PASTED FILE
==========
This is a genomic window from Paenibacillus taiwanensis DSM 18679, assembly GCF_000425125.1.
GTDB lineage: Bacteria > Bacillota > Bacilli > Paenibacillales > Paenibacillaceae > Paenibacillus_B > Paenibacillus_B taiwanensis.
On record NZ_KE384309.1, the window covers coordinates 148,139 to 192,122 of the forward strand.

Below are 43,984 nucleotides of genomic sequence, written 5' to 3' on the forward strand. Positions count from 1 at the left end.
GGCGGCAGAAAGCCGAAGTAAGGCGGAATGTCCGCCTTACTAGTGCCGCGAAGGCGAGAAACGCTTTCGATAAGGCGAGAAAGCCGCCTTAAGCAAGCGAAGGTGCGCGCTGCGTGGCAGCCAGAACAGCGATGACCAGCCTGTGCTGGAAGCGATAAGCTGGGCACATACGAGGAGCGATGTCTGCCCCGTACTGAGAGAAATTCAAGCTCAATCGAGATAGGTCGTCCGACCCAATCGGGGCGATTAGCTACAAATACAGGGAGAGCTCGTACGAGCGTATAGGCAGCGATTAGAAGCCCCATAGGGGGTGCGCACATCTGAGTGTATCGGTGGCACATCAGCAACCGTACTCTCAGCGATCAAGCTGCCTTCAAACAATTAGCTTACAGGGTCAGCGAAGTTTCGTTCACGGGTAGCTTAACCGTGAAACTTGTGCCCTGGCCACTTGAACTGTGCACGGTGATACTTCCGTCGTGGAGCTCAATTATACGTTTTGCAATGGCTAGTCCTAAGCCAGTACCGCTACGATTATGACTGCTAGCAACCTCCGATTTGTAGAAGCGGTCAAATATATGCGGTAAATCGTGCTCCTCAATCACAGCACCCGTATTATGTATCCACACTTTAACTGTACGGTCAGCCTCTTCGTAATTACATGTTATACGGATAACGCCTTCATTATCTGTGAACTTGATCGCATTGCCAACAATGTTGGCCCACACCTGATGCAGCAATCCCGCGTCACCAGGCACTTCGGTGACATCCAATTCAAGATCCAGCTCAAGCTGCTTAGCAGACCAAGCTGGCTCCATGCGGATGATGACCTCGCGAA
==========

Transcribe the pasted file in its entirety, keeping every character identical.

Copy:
This is a genomic window from Paenibacillus taiwanensis DSM 18679, assembly GCF_000425125.1.
GTDB lineage: Bacteria > Bacillota > Bacilli > Paenibacillales > Paenibacillaceae > Paenibacillus_B > Paenibacillus_B taiwanensis.
On record NZ_KE384309.1, the window covers coordinates 148,139 to 192,122 of the forward strand.

Below are 43,984 nucleotides of genomic sequence, written 5' to 3' on the forward strand. Positions count from 1 at the left end.
GGCGGCAGAAAGCCGAAGTAAGGCGGAATGTCCGCCTTACTAGTGCCGCGAAGGCGAGAAACGCTTTCGATAAGGCGAGAAAGCCGCCTTAAGCAAGCGAAGGTGCGCGCTGCGTGGCAGCCAGAACAGCGATGACCAGCCTGTGCTGGAAGCGATAAGCTGGGCACATACGAGGAGCGATGTCTGCCCCGTACTGAGAGAAATTCAAGCTCAATCGAGATAGGTCGTCCGACCCAATCGGGGCGATTAGCTACAAATACAGGGAGAGCTCGTACGAGCGTATAGGCAGCGATTAGAAGCCCCATAGGGGGTGCGCACATCTGAGTGTATCGGTGGCACATCAGCAACCGTACTCTCAGCGATCAAGCTGCCTTCAAACAATTAGCTTACAGGGTCAGCGAAGTTTCGTTCACGGGTAGCTTAACCGTGAAACTTGTGCCCTGGCCACTTGAACTGTGCACGGTGATACTTCCGTCGTGGAGCTCAATTATACGTTTTGCAATGGCTAGTCCTAAGCCAGTACCGCTACGATTATGACTGCTAGCAACCTCCGATTTGTAGAAGCGGTCAAATATATGCGGTAAATCGTGCTCCTCAATCACAGCACCCGTATTATGTATCCACACTTTAACTGTACGGTCAGCCTCTTCGTAATTACATGTTATACGGATAACGCCTTCATTATCTGTGAACTTGATCGCATTGCCAACAATGTTGGCCCACACCTGATGCAGCAATCCCGCGTCACCAGGCACTTCGGTGACATCCAATTCAAGATCCAGCTCAAGCTGCTTAGCAGACCAAGCTGGCTCCATGCGGATGATGACCTCGCGAA